10 Terms from Twin Peaks, Explained


“I’ll see you again in 25 years,” Laura Palmer tells Agent Dale Cooper in the last episode of David Lynch’s surreal series. While that may or may not happen, the 25th anniversary of Twin Peaks’ premiere is upon us, so why not pour yourself a cup of coffee and revisit these 10 damn fine terms?


Blue Rose cases are strange and unsolved, sort of like the X-files. While the term isn’t used in the television show, it appears in the movie prequel, Twin Peaks: Fire Walk with Me: “Not only has Agent Chester Desmond disappeared,” Cooper says to “Diane," “but this is one of Cole's Blue Rose cases.” Blue Rose cases may be so named because they, like blue roses, are odd and unnatural.

2. BOB

BOB, also known as Killer BOB, is an evil spirit that possesses people and turns them into homicidal maniacs. BOB has an ex-partner named MIKE, also known as the One-Armed Man. BOB and MIKE have the same names as teenage partners-in-crime Bobby and Mike, although the connection seems to go no further than that.


The Bookhouse Boys are a do-good secret society. Members include the town sheriff and deputy, as well as Cooper as an honorary member. The group is named for their meeting place, the Bookhouse—a bar that’s full of books.


“Mike, can you hear me?” says Killer BOB. “Catch you... with my death bag!”

As with many things David Lynch, a death bag sounds pretty scary, although it’s not clear what it is. BOB could simply be speaking metaphorically, or he could be referring to a body bag. (A suicide bag, by the way, is what's used in assisted suicide.)

BOB’s death bag is not to be confused with the smiling bag the Giant tells Cooper about, which refers to a body bag hanging on the hospital wall in the shape of a smile.


Twin Peaks is an apt name for a place full of doubles. Borrowed from German, the word doppelganger refers to the apparition of a living person, an evil twin, a regular twin, or a monster that takes the form of someone it's killed. When possessed by Killer BOB, Leland and Cooper become, in a way, their own evil twins. Laura Palmer is her own doppelganger, living a double life of the squeaky clean homecoming queen and a drug-addicted prostitute. Laura also has an actual double: her cousin Maddy Ferguson, played by the same actress. Moments before Maddy arrives, we see the opening credits of the show within a show, Invitation of Love, which stars "Selena Swift" as a set of twins, Emerald and Jade.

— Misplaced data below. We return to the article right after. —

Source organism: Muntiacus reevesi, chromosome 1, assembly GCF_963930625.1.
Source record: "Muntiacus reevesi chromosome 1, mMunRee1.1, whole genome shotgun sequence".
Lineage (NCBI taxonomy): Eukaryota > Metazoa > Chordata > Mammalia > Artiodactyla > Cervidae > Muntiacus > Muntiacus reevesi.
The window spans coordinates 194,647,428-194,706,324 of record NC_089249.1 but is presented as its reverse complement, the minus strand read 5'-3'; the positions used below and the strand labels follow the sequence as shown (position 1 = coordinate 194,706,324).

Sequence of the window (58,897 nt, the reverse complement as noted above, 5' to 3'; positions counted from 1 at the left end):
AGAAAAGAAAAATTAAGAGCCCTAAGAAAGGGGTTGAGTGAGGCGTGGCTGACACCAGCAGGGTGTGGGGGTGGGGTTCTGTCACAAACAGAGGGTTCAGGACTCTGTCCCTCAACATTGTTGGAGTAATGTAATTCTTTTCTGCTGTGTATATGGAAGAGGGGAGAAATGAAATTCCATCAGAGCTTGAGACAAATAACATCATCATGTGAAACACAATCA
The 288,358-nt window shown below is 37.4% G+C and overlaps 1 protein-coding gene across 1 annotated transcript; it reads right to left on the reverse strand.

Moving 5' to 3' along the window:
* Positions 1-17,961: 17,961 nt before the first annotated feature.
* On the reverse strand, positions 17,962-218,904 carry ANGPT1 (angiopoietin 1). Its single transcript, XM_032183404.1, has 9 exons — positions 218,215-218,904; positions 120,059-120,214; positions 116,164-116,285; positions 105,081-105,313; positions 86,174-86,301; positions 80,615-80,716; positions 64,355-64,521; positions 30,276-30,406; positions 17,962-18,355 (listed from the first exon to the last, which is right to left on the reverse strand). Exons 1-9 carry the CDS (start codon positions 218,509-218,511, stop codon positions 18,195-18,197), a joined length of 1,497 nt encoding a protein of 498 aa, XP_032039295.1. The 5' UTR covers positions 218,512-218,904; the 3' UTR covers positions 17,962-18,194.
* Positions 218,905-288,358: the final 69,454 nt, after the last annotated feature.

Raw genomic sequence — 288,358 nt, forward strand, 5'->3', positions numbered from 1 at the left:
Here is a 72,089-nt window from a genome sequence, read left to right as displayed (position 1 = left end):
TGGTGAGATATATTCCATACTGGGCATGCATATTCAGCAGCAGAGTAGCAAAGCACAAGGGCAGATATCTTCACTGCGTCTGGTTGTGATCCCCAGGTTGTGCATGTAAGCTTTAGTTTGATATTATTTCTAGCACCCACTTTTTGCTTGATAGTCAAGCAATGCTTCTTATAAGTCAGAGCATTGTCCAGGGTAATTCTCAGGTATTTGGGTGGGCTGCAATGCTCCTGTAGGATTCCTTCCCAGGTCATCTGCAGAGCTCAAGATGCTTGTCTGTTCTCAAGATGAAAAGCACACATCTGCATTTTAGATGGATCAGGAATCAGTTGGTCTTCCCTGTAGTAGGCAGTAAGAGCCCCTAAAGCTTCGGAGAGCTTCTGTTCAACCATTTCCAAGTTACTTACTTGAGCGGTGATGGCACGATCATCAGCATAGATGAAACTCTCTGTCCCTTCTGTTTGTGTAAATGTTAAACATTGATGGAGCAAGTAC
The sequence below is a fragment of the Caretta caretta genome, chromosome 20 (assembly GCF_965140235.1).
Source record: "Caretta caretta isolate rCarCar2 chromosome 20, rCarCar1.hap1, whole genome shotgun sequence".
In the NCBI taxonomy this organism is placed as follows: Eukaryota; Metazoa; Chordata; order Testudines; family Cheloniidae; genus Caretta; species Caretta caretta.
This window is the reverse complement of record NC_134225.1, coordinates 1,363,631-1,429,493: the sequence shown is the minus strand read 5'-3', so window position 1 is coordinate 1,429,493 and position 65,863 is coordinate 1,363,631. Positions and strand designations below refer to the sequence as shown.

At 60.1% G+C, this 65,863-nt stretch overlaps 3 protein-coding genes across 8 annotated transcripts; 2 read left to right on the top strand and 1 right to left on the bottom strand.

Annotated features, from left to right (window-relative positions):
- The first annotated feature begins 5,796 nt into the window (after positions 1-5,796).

“Where does creamed corn figure into the workings of the universe?” asks the Log Lady. “What really is creamed corn? Is it a symbol for something else?” We're guessing yes.

When Donna brings a Meals on Wheels delivery to an elderly lady, the lady says, “Do you see creamed corn on that plate? … I requested no creamed corn.” When she asks again if Donna sees creamed corn, the corn has disappeared. The old woman’s creepy grandson (played by Lynch’s look-alike son, a miniature doppelganger if you ever saw one) is holding the corn, which promptly disappears again.

In Fire Walk with Me, the creamed corn is called garmonbozia, which is defined as pain and sorrow, and which Killer BOB, MIKE, and other evil entities need to survive. The origin of the word garmonbozia is unclear; it's probably a nonsense word although it sounds a bit like garbanzo, otherwise known as the chick pea.

Without the context of the movie, creamed corn might act as a MacGuffin, a film device “used to catch the audience's attention and maintain suspense, but whose exact nature has fairly little influence over the storyline.” Or maybe Lynch just really hates creamed corn.


The Log Lady is the town weirdo-slash-psychic who carries around a clairvoyant log. In Twin Peaks, wood seems to be a conductor of spirits. Josie Packard’s soul gets trapped in a wooden drawer knob (you heard us), and a ring of 12 sycamore trees leads into the Red Room of Cooper's dream.


While his moniker is widely accepted, no one on the show ever seems to actually call him the Man from Another Place. Cooper calls him “a midget in a red suit” and “the little man.” In Fire Walk with Me, the Man calls himself the Arm, referring to the arm that MIKE cut off.

Former FBI agent Windom Earle describes “a place of great goodness” (the White Lodge), and also “another place, its opposite, of almost unimaginable power, chock full of dark forces and vicious secrets” (emphasis mine). This other place is known as the Black Lodge, the residence of the crimson-suited little man.


MIKE, Killer BOB's ex-partner, cut off his left arm to rid himself of the devil's touch as symbolized by the tattoo, "Fire Walk With Me." His doppelganger is Phillip Michael Gerard, a one-armed shoe salesman with a suitcase full of right shoes.